Madison, Wis. — Level 5 Motorsports has taken seven P2 class victories from nine races, including an overall 1-2 finish; there have been intensely fought on-track battles with inestimable opponents Conquest Endurance; the team has raced in two different countries and seven different states, but the outcome of the 2012 American Le Mans Series championship all comes down to one race: Petit Le Mans at Road Atlanta on Saturday, October 20. Scott Tucker and his team are more than ready for the challenge.
To boost their bid to seal the championship titles, Level 5 has drafted in two drivers with impeccable credentials – Dario and Marino Franchitti. Scott Tucker, along with regular team mates Christophe Bouchut and Luis Diaz, will be in the No. 055 HPD, while the Kansas-resident will also be behind the wheel of the team’s other entry, the No. 95, with the brothers from Scotland.
“We’re thrilled to have Dario and Marino Franchitti with us to close out the season,” said Scott Tucker. “We’ve had a great year, but we’ve battled for every point and learned something each time we’ve run. We’re looking forward to another strong effort at Road Atlanta for Petit Le Mans and having a multiple Indy 500 champion on your side is always a plus. Petit Le Mans has been a happy hunting ground for us in the past, and we took the P2 victory last year which sealed the 2011 championship. A repeat performance is what we need now.”
Petit Le Mans, which runs for 1,000 miles or 10 hours, whichever comes first, is one of the biggest draws in the ALMS season and bookends the ALMS’ other endurance classic, the Twelve Hours of Sebring. Only once, in the rain-stopped 2009 race, has the leading team failed to complete 1,000 miles and the duration of the race around the 2.54 mile track has varied between eight hours, 56 minutes (1999) to nine hours, 48 minutes (1998). A 43-strong entry will be racing up, down and around Road Atlanta, situated in the foothills of northern Georgia and north east of Atlanta.
Christophe Bouchut recognizes the challenge ahead: “With over 40 cars on the track, the traffic is going to be the biggest challenge. There are not many places for overtaking on this track and it can be difficult but it’s a long race so we have time to think about this. We’re here to win and that’s what we’re going to do. Like at Sebring and Le Mans, we have to stay focused and have no problems, and we will do well.”
A well-known figure to ALMS audiences, Marino Franchitti is the younger of the racing brothers and he competed for Level 5 in the 2011 edition of Petit Le Mans. He overcame an early race turbo failure on a three-week old car to set a blistering pace and bring home a fifth place class finish, supporting Tucker, Bouchut and Joao Barbosa on their way to victory. The London-based driver, who competed in June’s 24 Hours of Le Mans in the ground-breaking Nissan DeltaWing P2 car, can’t wait to return to Level 5 and Road Atlanta.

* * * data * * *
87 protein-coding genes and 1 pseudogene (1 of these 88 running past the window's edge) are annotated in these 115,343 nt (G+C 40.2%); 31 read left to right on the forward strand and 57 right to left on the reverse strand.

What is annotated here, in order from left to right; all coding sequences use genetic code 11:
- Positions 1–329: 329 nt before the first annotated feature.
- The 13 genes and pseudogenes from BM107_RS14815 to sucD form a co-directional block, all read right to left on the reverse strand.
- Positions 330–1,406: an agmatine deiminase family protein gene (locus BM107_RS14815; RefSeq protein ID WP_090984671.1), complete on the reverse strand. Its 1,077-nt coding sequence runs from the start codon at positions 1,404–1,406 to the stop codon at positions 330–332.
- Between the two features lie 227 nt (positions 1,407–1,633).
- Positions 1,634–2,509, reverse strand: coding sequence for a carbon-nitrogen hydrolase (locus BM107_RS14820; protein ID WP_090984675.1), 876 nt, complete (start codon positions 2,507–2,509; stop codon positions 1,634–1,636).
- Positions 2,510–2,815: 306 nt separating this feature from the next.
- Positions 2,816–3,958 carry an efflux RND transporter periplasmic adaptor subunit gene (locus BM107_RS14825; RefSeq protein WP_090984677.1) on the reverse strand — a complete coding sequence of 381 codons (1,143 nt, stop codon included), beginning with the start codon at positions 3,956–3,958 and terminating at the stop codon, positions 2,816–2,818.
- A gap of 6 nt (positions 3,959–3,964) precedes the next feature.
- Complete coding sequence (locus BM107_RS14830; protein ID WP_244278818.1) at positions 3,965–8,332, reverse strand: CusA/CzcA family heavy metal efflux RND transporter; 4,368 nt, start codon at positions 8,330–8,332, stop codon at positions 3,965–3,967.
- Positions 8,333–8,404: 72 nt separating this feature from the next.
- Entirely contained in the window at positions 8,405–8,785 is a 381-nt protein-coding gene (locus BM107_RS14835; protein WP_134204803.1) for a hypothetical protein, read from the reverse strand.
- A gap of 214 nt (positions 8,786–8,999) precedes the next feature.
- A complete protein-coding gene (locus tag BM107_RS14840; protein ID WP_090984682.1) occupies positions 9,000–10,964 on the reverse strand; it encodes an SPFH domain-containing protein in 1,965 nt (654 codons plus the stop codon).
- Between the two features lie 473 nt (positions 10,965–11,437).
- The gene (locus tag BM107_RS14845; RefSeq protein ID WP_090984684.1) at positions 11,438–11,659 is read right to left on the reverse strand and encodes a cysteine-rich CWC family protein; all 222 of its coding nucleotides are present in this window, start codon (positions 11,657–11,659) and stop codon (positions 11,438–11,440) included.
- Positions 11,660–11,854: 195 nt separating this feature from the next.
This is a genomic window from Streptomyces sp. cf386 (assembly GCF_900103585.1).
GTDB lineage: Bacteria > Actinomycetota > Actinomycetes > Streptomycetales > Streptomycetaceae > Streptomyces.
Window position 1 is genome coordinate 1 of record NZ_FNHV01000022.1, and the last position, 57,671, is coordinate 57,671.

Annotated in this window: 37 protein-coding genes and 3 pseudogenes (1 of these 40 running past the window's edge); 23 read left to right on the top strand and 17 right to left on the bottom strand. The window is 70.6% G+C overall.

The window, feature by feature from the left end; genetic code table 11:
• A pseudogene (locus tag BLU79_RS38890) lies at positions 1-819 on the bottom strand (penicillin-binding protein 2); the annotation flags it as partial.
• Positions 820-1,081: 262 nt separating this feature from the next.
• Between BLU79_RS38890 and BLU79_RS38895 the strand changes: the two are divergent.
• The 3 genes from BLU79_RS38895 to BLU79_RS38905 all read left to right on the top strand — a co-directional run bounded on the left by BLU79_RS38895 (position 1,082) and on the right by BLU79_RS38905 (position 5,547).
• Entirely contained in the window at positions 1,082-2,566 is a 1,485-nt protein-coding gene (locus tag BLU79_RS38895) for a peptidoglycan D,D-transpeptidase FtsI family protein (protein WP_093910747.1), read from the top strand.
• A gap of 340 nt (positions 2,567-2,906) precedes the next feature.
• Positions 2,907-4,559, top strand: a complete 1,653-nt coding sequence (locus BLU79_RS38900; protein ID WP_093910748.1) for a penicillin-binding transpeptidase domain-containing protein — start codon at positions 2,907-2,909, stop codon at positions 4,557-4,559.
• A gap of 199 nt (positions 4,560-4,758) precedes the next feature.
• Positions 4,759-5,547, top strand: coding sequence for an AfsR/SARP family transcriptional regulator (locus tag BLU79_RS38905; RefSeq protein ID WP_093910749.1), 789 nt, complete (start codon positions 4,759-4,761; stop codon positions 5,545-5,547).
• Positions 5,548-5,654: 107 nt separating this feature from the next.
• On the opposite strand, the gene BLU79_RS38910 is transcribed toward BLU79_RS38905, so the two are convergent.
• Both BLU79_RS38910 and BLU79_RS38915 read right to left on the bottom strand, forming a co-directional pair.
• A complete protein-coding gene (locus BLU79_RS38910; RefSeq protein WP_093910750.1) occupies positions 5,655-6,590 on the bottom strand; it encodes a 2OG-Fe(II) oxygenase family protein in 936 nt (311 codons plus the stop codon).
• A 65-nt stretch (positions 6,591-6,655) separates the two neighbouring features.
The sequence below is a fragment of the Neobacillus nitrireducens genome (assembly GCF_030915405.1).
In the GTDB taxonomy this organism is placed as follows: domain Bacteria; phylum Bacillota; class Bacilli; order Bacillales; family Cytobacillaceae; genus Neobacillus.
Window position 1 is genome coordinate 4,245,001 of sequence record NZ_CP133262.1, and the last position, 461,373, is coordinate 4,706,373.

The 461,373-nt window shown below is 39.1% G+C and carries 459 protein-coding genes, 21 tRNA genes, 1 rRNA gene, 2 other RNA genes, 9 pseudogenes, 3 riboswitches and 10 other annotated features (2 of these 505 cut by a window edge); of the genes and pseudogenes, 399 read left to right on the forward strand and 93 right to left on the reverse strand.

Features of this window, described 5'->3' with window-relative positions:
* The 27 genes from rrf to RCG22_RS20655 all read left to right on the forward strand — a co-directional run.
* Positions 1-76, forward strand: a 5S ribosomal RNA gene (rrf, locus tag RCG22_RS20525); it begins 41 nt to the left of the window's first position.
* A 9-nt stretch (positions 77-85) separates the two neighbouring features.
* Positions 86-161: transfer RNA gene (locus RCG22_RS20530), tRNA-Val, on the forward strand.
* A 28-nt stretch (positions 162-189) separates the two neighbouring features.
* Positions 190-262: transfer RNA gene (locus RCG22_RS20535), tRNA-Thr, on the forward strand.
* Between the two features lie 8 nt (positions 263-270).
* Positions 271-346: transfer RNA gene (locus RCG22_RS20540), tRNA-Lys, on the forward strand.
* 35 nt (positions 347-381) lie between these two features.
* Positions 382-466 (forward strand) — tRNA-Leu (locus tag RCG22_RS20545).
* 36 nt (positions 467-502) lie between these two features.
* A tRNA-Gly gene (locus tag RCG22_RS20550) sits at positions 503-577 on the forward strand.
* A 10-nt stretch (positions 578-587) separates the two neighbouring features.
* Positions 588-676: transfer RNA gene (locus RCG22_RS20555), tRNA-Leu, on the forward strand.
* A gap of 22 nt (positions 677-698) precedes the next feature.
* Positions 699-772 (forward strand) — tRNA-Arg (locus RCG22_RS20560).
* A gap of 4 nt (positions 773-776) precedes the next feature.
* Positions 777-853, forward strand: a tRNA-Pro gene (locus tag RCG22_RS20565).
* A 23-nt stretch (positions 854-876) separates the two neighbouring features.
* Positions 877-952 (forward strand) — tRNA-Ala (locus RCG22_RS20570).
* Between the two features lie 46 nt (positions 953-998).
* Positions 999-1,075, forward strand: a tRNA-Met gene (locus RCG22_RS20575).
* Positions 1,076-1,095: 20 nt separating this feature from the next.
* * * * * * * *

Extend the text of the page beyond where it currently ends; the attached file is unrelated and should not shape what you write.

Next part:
“I think that, when you compare it with the classic sportscar races of Sebring, Le Mans and Daytona it feels like it has cemented its place in the hearts of sportscar teams and fans very quickly, despite it not being nearly as long established,” reflected Marino Franchitti. “It’s a special event and an important race to win, and the atmosphere the fans create is amazing.”
Marino continued: “I think Dario and I can really contribute to Level 5’s bid for the P2 championship. The No. 055 car has to complete 70 percent of the race to win the championship, so our task in the No. 95 car is to help them and take points from our competitors. With so many strong P2 teams coming from Europe for this year’s race, it’s going to change the dynamic the class has had so far this year in the ALMS, and it's going to be a very exciting challenge.”
While Marino needs no introduction to ALMS audiences, older brother Dario is recognized by motorsport fans on a global basis. The four-time IZOD Indycar Series champion and three-time Indy 500 winner has a passion for all things automotive and, schedules permitting, has combined sportscar races in both the ALMS and Grand Am for several years. However, the rare opportunity to race alongside his brother always get his attention and is a big draw although he says “I think I'll have to pedal very hard to keep up with him though!!”
Dario Franchitti: “When I realized the Audis and Toyotas were going to be on WEC duty it was clear P2 was going to be a hugely competitive prototype class, perhaps the most competitive. If everything goes our way then an overall win could be possible but the first order of business is to secure Scott the championship and win our class. I'm very much looking forward to racing in the ALMS again. I've seen the fortunes of sportscar racing ebb and flow over the years, but the ALMS is one of the few championships left with very open technical rules which is a massive plus point in my opinion.”
2009 ALMS P2 Champion Luis Diaz considers Petit Le Mans as one of his out-and-out favorites: “I'm not exactly sure what it is about this track but I have always been very strong here and it definitely suits my driving style. Taking the pole position last year was very special and I hope we can repeat this week and follow it up with a win. We've had a great battle with Conquest all year and it's made for great racing, and I know that not only the drivers and the teams but also the fans have really enjoyed it. But, at the end of the day, we've won the most races, had the most poles, and I'm confident that we'll do what we need to do this weekend to make sure we win the championship again.”
Source: Level 5 Motorsports